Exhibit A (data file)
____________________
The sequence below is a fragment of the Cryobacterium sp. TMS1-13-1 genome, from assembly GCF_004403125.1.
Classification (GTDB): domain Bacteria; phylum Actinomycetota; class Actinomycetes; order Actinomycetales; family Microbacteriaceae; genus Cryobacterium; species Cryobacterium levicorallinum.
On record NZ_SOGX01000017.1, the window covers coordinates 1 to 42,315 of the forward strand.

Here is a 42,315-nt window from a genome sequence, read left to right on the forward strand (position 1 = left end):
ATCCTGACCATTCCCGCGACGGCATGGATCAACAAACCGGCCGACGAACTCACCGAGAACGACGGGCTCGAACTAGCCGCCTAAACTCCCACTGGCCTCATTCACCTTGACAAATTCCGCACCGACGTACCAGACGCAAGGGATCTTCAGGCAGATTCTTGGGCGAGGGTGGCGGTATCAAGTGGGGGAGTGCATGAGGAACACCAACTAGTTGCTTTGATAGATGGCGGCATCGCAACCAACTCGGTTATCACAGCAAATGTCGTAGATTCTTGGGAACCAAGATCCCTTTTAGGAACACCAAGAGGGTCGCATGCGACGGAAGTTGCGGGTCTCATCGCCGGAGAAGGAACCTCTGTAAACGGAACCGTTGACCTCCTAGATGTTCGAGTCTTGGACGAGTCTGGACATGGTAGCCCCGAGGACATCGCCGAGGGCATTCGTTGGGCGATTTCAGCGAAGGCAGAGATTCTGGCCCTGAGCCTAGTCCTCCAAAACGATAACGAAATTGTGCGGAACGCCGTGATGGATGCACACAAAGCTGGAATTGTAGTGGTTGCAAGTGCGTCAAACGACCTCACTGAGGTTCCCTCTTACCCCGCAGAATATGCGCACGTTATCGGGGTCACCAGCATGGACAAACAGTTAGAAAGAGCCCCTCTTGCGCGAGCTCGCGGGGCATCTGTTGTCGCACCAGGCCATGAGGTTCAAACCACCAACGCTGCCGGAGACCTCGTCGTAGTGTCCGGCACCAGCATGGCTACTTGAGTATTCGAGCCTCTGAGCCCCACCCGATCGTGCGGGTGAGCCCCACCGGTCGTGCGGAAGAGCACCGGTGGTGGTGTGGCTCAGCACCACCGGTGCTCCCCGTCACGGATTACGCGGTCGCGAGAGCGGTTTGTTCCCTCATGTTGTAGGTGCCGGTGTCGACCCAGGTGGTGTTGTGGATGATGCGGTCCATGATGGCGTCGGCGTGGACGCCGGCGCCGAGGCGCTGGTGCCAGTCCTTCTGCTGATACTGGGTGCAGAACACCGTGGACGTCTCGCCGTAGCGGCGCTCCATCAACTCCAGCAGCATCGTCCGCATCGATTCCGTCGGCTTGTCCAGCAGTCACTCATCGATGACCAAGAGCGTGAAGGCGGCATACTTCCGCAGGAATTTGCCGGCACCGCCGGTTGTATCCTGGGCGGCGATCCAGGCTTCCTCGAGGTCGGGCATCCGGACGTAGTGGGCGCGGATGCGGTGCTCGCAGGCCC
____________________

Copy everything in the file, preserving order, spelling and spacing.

The sequence below is a fragment of the Cryobacterium sp. TMS1-13-1 genome, from assembly GCF_004403125.1.
Classification (GTDB): domain Bacteria; phylum Actinomycetota; class Actinomycetes; order Actinomycetales; family Microbacteriaceae; genus Cryobacterium; species Cryobacterium levicorallinum.
On record NZ_SOGX01000017.1, the window covers coordinates 1 to 42,315 of the forward strand.

Here is a 42,315-nt window from a genome sequence, read left to right on the forward strand (position 1 = left end):
ATCCTGACCATTCCCGCGACGGCATGGATCAACAAACCGGCCGACGAACTCACCGAGAACGACGGGCTCGAACTAGCCGCCTAAACTCCCACTGGCCTCATTCACCTTGACAAATTCCGCACCGACGTACCAGACGCAAGGGATCTTCAGGCAGATTCTTGGGCGAGGGTGGCGGTATCAAGTGGGGGAGTGCATGAGGAACACCAACTAGTTGCTTTGATAGATGGCGGCATCGCAACCAACTCGGTTATCACAGCAAATGTCGTAGATTCTTGGGAACCAAGATCCCTTTTAGGAACACCAAGAGGGTCGCATGCGACGGAAGTTGCGGGTCTCATCGCCGGAGAAGGAACCTCTGTAAACGGAACCGTTGACCTCCTAGATGTTCGAGTCTTGGACGAGTCTGGACATGGTAGCCCCGAGGACATCGCCGAGGGCATTCGTTGGGCGATTTCAGCGAAGGCAGAGATTCTGGCCCTGAGCCTAGTCCTCCAAAACGATAACGAAATTGTGCGGAACGCCGTGATGGATGCACACAAAGCTGGAATTGTAGTGGTTGCAAGTGCGTCAAACGACCTCACTGAGGTTCCCTCTTACCCCGCAGAATATGCGCACGTTATCGGGGTCACCAGCATGGACAAACAGTTAGAAAGAGCCCCTCTTGCGCGAGCTCGCGGGGCATCTGTTGTCGCACCAGGCCATGAGGTTCAAACCACCAACGCTGCCGGAGACCTCGTCGTAGTGTCCGGCACCAGCATGGCTACTTGAGTATTCGAGCCTCTGAGCCCCACCCGATCGTGCGGGTGAGCCCCACCGGTCGTGCGGAAGAGCACCGGTGGTGGTGTGGCTCAGCACCACCGGTGCTCCCCGTCACGGATTACGCGGTCGCGAGAGCGGTTTGTTCCCTCATGTTGTAGGTGCCGGTGTCGACCCAGGTGGTGTTGTGGATGATGCGGTCCATGATGGCGTCGGCGTGGACGCCGGCGCCGAGGCGCTGGTGCCAGTCCTTCTGCTGATACTGGGTGCAGAACACCGTGGACGTCTCGCCGTAGCGGCGCTCCATCAACTCCAGCAGCATCGTCCGCATCGATTCCGTCGGCTTGTCCAGCAGTCACTCATCGATGACCAAGAGCGTGAAGGCGGCATACTTCCGCAGGAATTTGCCGGCACCGCCGGTTGTATCCTGGGCGGCGATCCAGGCTTCCTCGAGGTCGGGCATCCGGACGTAGTGGGCGCGGATGCGGTGCTCGCAGGCCC